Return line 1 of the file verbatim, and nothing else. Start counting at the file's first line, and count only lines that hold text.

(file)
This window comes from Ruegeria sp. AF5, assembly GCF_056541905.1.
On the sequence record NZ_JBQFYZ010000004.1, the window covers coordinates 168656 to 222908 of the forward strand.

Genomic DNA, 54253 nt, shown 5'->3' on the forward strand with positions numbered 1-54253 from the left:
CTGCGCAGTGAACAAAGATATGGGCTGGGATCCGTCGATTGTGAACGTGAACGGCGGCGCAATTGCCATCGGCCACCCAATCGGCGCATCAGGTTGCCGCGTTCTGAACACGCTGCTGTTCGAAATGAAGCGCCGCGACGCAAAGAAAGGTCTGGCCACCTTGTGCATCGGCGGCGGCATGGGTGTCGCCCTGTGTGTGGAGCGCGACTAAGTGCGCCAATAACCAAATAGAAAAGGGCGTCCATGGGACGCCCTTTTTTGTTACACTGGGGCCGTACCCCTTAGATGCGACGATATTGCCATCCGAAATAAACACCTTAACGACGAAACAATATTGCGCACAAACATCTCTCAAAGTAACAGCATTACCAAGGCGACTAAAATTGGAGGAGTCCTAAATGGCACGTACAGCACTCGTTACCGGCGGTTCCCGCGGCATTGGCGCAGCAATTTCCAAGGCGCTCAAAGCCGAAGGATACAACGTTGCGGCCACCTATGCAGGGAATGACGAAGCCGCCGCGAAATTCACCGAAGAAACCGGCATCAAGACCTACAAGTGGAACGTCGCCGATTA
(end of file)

This window comes from Ruegeria sp. AF5, assembly GCF_056541905.1.